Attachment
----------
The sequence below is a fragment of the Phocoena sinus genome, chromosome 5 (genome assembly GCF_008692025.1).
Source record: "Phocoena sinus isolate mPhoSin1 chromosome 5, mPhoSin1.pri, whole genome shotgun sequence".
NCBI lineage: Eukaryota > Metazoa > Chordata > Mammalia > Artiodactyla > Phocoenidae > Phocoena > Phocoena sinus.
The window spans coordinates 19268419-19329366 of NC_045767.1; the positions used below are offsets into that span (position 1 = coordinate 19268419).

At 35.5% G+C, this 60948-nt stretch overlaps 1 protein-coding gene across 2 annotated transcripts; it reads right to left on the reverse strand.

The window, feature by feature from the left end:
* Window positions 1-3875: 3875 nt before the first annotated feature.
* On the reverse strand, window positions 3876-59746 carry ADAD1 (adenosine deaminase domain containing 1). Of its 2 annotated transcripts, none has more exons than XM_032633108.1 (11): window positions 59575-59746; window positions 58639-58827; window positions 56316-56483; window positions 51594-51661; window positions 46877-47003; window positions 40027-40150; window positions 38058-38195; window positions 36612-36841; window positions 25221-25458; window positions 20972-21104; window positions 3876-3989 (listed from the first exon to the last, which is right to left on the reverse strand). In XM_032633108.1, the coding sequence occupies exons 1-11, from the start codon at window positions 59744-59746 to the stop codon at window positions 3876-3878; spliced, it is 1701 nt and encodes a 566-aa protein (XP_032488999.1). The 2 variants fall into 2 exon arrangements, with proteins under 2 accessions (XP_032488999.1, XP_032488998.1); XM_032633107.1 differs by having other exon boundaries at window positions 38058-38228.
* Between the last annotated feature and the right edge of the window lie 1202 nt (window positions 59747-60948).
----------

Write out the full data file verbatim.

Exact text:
The sequence below is a fragment of the Phocoena sinus genome, chromosome 5 (genome assembly GCF_008692025.1).
Source record: "Phocoena sinus isolate mPhoSin1 chromosome 5, mPhoSin1.pri, whole genome shotgun sequence".
NCBI lineage: Eukaryota > Metazoa > Chordata > Mammalia > Artiodactyla > Phocoenidae > Phocoena > Phocoena sinus.
The window spans coordinates 19268419-19329366 of NC_045767.1; the positions used below are offsets into that span (position 1 = coordinate 19268419).

At 35.5% G+C, this 60948-nt stretch overlaps 1 protein-coding gene across 2 annotated transcripts; it reads right to left on the reverse strand.

The window, feature by feature from the left end:
* Window positions 1-3875: 3875 nt before the first annotated feature.
* On the reverse strand, window positions 3876-59746 carry ADAD1 (adenosine deaminase domain containing 1). Of its 2 annotated transcripts, none has more exons than XM_032633108.1 (11): window positions 59575-59746; window positions 58639-58827; window positions 56316-56483; window positions 51594-51661; window positions 46877-47003; window positions 40027-40150; window positions 38058-38195; window positions 36612-36841; window positions 25221-25458; window positions 20972-21104; window positions 3876-3989 (listed from the first exon to the last, which is right to left on the reverse strand). In XM_032633108.1, the coding sequence occupies exons 1-11, from the start codon at window positions 59744-59746 to the stop codon at window positions 3876-3878; spliced, it is 1701 nt and encodes a 566-aa protein (XP_032488999.1). The 2 variants fall into 2 exon arrangements, with proteins under 2 accessions (XP_032488999.1, XP_032488998.1); XM_032633107.1 differs by having other exon boundaries at window positions 38058-38228.
* Between the last annotated feature and the right edge of the window lie 1202 nt (window positions 59747-60948).